#1
My high E is flat sounding when playing on the high notes. I adjusted the saddle by moving it closest possible towards the nut. It's still too flat sounding. If the nut moved any further, it would cut into the body when pushing down on the tremelo. Any solid advice from someone who can help?
Quote by Ignite

Once I got out of a pool and it was like 1cm.

Quote by Meths
I think there are few people with a less important opinion on women than you.
#2
bump
Quote by Ignite

Once I got out of a pool and it was like 1cm.

Quote by Meths
I think there are few people with a less important opinion on women than you.
#3
What kind of guitar do you have? And is it a true Floyd or a licensed one?
Also, what gauge strings are you using?
#4
Are the strings old?
Gear:
Jackson Dinky (JB+59) > TC Polytune Noir > TS808 clone > DOD 250 > Modded RAT > CH-1 > GE-7 > TC Flashback > Plexi Clone
#5
Adjust the saddle of the high e string as far as possible before it starts touching the wood.
After that you have to adjust the saddles of all the other strings one by one (starting from high e towards low e) untill the intonation is clean.
The process can take several hours because you have to tune the guitar each time you change the intonation of two strings in relation to one another.
At least i did it this way and it worked.

My advice would be to grap a sixpack and watch simpsons along the process.
#7
I will change the strings however I had never had the problem before. It's a true floyd rose. It's a jackson neck thru emgs all that jazz. The strings have been on there at least a few months though. I didn't know it could cause the intonation to be whack. I don't want to change the saddles on the other strings because the intonation is great on those.
Quote by Ignite

Once I got out of a pool and it was like 1cm.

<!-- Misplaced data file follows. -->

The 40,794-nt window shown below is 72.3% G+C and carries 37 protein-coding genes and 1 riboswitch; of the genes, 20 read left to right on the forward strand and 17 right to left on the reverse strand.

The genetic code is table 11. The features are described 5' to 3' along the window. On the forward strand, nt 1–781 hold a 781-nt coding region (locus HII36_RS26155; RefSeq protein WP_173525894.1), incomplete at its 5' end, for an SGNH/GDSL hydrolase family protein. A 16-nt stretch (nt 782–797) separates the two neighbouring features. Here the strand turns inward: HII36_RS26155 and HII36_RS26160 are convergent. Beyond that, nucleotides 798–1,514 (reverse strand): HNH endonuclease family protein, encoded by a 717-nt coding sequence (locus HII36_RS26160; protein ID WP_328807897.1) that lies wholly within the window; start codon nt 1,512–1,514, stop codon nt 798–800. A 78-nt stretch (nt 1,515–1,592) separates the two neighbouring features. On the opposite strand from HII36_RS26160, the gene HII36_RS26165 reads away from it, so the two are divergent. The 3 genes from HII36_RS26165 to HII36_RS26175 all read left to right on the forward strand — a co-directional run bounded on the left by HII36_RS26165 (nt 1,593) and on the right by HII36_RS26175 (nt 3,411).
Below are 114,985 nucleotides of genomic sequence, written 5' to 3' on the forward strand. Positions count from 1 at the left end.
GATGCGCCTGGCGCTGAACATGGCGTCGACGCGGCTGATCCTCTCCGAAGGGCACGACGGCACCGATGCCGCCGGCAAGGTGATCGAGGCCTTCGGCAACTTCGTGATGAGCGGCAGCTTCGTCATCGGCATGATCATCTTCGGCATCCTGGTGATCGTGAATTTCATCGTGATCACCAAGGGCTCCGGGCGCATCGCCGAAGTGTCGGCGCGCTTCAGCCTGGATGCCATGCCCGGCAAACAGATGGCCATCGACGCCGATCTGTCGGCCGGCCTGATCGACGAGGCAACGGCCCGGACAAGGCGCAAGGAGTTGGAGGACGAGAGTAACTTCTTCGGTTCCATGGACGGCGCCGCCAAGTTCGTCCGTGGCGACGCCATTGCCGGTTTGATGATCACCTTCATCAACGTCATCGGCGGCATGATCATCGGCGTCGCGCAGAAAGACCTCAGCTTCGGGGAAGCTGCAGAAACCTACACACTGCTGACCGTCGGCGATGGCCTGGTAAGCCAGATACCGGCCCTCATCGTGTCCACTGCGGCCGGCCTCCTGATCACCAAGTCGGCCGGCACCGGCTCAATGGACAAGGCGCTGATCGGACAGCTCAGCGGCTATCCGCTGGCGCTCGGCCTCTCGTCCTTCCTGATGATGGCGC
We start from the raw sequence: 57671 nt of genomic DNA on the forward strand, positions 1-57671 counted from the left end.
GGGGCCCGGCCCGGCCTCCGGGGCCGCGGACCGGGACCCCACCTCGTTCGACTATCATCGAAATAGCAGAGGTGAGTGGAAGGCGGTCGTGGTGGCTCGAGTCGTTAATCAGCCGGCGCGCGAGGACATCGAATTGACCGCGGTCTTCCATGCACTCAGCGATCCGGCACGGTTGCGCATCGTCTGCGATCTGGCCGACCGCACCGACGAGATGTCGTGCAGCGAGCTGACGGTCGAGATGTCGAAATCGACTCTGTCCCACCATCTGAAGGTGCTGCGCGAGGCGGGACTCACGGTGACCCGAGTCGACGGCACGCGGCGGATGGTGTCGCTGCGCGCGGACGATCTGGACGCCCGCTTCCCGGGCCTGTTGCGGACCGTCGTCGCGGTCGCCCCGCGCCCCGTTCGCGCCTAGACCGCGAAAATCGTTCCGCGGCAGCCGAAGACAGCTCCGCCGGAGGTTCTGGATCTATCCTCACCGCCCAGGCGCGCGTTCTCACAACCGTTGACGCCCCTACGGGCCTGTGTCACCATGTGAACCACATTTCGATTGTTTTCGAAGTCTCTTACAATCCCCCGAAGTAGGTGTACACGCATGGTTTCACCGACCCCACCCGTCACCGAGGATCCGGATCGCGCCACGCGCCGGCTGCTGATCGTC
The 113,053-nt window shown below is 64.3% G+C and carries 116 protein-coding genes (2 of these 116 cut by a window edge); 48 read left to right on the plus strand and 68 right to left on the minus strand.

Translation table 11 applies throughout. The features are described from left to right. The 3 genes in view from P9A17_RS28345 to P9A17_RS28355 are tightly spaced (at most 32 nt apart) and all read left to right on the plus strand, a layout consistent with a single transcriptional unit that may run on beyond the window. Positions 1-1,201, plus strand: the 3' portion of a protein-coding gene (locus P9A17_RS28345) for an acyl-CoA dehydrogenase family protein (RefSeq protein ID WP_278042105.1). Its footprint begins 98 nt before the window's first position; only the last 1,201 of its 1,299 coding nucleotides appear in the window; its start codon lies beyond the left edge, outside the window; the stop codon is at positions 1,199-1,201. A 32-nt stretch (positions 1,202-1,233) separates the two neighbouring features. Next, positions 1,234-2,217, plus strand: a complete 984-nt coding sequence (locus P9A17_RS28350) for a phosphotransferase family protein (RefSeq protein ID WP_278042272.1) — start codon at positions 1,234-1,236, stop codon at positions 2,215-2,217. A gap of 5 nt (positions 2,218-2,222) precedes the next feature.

Quote by Meths
I think there are few people with a less important opinion on women than you.
#8
Quote by meta1militia
I will change the strings however I had never had the problem before. It's a true floyd rose. It's a jackson neck thru emgs all that jazz. The strings have been on there at least a few months though. I didn't know it could cause the intonation to be whack. I don't want to change the saddles on the other strings because the intonation is great on those.


Yeah, it's very difficult, if not impossible, to intonate a guitar with old strings. It's just not worth it, always intonate with new strings. I never have the same strings on for more than 2 months, I usually change them every 1 and a half month.

If you're changing string brand or gauge, you may have to reset the intonation of all strings though. But it should be minor adjustments.
#9
It's IMPOSSIBLE to intonate old strings. If they lose intonation, change them.
Gear:
Jackson Dinky (JB+59) > TC Polytune Noir > TS808 clone > DOD 250 > Modded RAT > CH-1 > GE-7 > TC Flashback > Plexi Clone
#11
Yeah, changing strings should be step one when you have intonation problems on a guitar that didn't have problems before. Otherwise, you're moving your saddles around in a vain attempt to compensate for dead strings, and just screwing it up, so it's still off when you put new strings on.
Guitars
Schecter Hellraiser C-1FR, C-1 Classic, Hellraiser Hybrid Solo-II, Special Edition E-1FR-S
Orange Rockerverb 50 212
Basses
Yamaha RBX374 and Washburn MB-6